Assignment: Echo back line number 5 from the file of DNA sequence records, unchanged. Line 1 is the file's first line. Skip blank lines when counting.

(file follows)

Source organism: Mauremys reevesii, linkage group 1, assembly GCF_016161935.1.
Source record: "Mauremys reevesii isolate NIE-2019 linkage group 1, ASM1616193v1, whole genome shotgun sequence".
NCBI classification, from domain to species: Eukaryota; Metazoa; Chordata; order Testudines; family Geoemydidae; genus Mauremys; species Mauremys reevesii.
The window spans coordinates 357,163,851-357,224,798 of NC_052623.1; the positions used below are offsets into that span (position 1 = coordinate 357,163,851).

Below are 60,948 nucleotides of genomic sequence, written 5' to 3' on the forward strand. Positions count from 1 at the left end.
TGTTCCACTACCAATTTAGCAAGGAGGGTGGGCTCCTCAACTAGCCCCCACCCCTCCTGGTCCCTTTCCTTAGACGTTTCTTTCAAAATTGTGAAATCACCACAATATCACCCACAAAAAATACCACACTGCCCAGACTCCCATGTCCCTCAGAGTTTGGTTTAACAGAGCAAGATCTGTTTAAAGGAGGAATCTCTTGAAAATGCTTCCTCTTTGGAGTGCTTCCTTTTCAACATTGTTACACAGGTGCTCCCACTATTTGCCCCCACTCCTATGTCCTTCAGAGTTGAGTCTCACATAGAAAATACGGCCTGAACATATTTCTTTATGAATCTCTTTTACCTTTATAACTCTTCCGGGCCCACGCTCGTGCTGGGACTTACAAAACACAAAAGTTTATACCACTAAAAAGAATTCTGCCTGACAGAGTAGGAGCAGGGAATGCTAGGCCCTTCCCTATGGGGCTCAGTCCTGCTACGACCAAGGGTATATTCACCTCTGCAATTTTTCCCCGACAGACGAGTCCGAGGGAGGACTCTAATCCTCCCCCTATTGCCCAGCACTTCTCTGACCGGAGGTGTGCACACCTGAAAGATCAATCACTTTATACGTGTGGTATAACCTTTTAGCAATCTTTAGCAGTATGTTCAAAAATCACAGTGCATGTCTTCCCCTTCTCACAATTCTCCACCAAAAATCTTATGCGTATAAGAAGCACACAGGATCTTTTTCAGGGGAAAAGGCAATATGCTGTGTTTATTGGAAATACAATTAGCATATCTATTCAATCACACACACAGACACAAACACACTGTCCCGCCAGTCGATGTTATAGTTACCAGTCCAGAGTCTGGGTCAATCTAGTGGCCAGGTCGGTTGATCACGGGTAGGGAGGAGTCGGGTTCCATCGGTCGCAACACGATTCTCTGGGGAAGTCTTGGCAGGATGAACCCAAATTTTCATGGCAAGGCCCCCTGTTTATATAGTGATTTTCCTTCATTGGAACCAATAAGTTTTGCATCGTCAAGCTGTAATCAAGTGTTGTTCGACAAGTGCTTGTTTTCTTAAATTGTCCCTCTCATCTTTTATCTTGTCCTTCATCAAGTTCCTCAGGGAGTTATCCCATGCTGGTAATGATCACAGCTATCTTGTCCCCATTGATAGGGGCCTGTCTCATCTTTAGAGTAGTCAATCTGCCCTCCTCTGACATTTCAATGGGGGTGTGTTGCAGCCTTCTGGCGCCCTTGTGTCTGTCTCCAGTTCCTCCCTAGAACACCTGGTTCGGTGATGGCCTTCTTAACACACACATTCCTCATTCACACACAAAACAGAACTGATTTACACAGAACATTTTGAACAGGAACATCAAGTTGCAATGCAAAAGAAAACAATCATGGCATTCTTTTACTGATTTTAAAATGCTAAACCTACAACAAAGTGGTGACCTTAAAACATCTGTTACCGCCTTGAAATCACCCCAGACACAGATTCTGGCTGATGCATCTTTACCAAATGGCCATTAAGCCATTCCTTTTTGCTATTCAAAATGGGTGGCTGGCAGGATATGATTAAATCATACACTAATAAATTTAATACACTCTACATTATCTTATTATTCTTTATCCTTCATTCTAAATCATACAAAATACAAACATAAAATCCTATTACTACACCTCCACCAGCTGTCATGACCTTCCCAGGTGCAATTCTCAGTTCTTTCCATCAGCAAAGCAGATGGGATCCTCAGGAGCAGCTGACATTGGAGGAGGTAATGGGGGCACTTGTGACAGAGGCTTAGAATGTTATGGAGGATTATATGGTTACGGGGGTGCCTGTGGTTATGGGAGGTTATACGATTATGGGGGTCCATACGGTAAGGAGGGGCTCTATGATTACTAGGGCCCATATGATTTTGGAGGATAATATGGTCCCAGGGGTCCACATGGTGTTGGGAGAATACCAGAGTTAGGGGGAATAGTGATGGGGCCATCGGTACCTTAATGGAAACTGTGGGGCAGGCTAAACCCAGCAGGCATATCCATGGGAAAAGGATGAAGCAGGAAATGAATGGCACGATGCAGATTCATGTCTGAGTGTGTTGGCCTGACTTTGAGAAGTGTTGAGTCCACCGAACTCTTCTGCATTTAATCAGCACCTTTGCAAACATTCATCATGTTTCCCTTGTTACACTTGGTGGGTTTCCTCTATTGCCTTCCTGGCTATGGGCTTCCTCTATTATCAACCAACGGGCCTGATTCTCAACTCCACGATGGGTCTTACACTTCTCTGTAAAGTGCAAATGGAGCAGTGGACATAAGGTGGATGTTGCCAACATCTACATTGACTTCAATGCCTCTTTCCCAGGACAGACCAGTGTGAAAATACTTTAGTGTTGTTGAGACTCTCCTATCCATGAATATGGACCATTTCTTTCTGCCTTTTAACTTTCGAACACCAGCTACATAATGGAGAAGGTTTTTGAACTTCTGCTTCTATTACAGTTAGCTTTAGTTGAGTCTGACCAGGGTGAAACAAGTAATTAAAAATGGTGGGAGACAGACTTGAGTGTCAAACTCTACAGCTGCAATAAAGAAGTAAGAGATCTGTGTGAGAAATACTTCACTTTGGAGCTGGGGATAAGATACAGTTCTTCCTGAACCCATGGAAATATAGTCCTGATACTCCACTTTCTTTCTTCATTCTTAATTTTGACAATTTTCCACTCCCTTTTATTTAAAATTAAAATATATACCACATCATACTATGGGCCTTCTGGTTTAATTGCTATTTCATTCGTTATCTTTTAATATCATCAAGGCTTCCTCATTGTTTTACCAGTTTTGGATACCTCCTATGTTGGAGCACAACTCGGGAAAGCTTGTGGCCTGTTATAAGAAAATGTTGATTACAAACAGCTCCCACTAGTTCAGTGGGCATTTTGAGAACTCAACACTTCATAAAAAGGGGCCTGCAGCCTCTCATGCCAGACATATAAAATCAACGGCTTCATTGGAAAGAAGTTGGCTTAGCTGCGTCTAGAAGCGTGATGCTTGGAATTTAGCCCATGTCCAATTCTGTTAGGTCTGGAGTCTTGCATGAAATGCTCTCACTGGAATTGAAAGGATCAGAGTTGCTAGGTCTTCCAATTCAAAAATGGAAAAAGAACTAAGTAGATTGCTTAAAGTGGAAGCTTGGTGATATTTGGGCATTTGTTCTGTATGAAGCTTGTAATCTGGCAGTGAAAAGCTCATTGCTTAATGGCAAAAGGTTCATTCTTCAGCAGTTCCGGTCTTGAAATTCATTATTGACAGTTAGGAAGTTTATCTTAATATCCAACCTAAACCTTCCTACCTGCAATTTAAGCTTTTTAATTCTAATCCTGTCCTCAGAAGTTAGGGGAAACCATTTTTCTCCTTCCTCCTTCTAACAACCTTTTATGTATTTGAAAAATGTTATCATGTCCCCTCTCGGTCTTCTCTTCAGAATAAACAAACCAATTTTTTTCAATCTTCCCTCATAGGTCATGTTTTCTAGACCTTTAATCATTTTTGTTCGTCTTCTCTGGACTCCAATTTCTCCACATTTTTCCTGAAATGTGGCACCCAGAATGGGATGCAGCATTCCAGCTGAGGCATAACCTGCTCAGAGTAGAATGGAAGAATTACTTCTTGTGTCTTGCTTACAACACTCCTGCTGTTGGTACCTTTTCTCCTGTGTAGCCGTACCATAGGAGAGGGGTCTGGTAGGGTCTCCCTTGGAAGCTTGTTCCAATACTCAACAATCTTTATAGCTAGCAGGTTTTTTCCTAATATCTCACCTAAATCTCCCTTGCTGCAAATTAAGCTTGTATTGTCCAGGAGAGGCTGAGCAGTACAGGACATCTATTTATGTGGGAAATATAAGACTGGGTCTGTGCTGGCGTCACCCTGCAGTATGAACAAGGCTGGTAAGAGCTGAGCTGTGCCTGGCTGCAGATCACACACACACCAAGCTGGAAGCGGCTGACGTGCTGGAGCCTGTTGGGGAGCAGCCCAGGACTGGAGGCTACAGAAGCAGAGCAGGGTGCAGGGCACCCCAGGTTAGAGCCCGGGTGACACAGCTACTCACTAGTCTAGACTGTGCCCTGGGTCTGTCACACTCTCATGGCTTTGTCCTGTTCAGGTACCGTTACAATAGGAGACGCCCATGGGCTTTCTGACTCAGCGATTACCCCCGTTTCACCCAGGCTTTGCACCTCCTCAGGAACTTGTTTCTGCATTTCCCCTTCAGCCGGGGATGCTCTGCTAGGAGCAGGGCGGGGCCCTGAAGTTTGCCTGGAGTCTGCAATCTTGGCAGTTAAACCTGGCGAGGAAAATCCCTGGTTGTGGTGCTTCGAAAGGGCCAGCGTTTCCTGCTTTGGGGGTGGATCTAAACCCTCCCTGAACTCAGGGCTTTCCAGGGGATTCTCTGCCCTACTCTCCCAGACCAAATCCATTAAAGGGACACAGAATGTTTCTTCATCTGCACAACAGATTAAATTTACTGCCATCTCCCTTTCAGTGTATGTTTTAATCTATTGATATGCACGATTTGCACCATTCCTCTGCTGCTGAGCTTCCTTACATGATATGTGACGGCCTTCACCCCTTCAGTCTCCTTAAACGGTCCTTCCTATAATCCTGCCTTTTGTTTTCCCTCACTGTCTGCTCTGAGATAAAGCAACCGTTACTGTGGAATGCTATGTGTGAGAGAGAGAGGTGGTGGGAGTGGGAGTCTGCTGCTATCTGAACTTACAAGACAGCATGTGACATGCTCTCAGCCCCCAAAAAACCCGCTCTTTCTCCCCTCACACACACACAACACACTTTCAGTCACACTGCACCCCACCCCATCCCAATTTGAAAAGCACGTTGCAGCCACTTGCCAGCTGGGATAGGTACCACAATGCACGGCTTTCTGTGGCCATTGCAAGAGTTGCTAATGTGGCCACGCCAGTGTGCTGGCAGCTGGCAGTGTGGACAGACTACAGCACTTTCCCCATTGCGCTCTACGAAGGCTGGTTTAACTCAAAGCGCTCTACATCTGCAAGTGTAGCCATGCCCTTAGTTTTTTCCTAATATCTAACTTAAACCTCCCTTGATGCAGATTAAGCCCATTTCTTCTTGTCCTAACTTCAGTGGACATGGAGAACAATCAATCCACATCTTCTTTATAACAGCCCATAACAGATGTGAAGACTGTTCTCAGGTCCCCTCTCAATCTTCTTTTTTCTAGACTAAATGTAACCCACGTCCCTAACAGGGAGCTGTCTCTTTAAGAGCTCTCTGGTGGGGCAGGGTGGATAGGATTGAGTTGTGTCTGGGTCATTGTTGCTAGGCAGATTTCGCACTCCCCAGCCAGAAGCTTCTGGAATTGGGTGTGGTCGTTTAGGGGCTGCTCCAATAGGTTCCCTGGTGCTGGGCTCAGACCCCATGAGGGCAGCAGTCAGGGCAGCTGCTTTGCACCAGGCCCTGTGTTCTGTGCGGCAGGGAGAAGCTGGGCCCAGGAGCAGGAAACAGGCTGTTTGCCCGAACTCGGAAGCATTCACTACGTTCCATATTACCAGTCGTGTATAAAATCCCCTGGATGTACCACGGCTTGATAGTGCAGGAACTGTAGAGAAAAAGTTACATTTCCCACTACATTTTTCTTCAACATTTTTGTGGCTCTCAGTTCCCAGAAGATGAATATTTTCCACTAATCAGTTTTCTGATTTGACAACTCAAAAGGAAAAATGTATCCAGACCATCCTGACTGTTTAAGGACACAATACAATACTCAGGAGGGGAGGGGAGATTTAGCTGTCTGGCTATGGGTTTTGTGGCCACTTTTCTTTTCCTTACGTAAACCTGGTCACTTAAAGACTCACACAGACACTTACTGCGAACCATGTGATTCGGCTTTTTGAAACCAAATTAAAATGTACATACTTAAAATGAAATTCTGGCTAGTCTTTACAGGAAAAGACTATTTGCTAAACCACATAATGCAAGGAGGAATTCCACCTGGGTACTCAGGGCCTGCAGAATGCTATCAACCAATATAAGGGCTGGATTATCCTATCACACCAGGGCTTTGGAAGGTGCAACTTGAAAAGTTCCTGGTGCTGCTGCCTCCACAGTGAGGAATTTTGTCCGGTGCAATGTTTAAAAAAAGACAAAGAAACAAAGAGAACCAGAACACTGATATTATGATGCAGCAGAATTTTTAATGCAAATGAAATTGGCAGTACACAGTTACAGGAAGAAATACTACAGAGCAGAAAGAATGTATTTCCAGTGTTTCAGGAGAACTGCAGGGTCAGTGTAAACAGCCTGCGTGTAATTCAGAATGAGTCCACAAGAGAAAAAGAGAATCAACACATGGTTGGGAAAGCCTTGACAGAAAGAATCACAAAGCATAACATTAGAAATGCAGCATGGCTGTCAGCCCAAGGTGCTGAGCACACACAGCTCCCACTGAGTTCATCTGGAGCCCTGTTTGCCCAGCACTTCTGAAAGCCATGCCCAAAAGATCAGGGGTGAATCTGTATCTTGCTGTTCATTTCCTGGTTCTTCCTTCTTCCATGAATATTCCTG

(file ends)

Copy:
Below are 60,948 nucleotides of genomic sequence, written 5' to 3' on the forward strand. Positions count from 1 at the left end.